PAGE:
Section 513 of the Housing and Community Development Act of 1992 requires the U.S. Department of Housing and Urban Development (HUD) through the Federal Housing Administration (FHA) to establish a pilot program to provide mortgage insurance for Energy Efficient Mortgages. The property you are purchasing or refinancing may be eligible for this pilot program. The law requires that you be informed of this program and that you acknowledge by signing this statement that you understand the benefits of the program.
An Energy Efficient Mortgage, or EEM, recognizes the energy savings of a home. It allows the homebuyer (or homeowner if it is a refinance) to qualify for a larger mortgage to finance the construction or installation of improvements to a home that will increase the home's energy efficiency. Because the home will be more energy efficient after installation of the energy saving improvements, the family can devote more of its income to the mortgage payment.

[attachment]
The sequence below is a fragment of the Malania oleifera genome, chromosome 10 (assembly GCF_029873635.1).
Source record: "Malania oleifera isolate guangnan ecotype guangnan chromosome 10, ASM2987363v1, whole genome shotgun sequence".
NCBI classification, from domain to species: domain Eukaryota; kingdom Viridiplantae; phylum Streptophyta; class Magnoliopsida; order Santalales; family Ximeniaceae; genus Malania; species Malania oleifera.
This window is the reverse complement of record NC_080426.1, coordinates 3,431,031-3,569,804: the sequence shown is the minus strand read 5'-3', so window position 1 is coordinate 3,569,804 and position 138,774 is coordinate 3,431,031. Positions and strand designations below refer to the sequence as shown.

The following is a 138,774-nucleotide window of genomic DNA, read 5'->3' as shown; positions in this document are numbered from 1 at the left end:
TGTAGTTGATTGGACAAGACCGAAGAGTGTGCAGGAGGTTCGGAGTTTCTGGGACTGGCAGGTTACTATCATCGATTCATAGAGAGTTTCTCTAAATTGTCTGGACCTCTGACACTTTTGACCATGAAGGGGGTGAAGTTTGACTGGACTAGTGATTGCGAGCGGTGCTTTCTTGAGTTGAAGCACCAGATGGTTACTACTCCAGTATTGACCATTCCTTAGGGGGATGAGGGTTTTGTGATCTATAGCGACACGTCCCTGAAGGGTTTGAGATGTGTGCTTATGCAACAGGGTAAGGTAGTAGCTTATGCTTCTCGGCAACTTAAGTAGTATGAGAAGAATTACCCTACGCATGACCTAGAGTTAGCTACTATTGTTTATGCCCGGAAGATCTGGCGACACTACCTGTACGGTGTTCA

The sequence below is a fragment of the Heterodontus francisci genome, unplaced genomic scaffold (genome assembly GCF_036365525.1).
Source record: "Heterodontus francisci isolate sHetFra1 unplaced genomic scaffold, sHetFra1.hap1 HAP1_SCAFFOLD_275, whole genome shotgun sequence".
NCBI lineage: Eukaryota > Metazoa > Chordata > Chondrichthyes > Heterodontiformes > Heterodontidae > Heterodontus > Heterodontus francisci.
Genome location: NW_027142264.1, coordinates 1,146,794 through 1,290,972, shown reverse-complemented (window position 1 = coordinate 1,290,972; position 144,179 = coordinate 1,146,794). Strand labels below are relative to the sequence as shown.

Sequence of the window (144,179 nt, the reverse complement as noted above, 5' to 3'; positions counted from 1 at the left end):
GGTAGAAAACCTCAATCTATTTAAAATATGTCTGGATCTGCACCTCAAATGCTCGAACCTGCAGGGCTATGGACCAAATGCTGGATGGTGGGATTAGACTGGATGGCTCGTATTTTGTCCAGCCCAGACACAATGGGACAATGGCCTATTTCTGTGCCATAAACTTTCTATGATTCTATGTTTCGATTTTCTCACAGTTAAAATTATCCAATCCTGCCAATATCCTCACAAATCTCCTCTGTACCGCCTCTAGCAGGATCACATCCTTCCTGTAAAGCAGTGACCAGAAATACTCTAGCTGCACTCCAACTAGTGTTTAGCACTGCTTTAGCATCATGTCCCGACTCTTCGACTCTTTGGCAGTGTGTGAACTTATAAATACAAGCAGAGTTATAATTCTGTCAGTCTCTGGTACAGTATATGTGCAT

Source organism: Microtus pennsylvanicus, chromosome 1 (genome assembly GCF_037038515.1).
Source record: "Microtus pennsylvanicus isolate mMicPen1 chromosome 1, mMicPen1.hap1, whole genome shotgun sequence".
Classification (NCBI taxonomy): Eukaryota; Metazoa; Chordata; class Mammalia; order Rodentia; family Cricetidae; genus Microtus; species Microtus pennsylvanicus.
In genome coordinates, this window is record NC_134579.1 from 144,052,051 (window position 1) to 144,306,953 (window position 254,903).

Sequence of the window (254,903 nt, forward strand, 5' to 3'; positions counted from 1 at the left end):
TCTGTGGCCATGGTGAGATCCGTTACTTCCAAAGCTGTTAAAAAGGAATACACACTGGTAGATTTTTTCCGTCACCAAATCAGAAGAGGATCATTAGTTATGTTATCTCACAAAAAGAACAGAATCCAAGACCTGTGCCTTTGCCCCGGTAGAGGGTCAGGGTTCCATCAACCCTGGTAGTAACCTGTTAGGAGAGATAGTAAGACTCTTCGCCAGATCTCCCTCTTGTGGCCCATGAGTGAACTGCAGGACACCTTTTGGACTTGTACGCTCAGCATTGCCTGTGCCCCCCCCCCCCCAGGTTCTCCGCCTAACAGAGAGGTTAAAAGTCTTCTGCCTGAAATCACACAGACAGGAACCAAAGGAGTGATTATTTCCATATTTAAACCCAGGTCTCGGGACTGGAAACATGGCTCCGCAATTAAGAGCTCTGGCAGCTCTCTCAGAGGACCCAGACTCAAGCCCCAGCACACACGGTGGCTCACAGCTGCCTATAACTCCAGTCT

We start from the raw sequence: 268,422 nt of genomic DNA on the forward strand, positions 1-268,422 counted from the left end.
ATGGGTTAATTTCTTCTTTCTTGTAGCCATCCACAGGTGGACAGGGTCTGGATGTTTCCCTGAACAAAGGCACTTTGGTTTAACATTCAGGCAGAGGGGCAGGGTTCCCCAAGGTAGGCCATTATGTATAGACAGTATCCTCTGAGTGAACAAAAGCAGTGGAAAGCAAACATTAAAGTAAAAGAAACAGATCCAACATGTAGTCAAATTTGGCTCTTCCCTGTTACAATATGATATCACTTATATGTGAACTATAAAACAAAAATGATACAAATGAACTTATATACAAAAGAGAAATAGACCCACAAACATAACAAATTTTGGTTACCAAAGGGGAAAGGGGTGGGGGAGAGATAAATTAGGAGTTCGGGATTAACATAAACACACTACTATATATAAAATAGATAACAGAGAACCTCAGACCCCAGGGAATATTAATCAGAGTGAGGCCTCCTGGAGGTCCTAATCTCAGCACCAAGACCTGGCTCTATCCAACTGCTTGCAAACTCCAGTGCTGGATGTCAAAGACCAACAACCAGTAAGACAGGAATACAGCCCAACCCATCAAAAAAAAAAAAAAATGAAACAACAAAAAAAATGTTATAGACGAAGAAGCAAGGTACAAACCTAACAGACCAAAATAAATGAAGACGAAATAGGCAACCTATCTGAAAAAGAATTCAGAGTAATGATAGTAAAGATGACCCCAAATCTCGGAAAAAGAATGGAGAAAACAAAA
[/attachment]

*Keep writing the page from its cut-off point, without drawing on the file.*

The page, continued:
When you apply for your mortgage loan, tell your lender that you are interested in an EEM. You or the lender must then have the home inspected and rated by a home energy rating organization. Many utility companies and other organization perform these inspections and ratings. The home energy rating organization will determine the energy use of the home and recommend the improvements that may save energy.
For example, the inspection may show that adding additional insulation, replacing an old furnace or other similar improvements will increase the energy efficiency of the home. If these improvements will save you more money than it costs to install them, then the costs of the improvements (up to certain dollar limits) may be financed into your mortgage.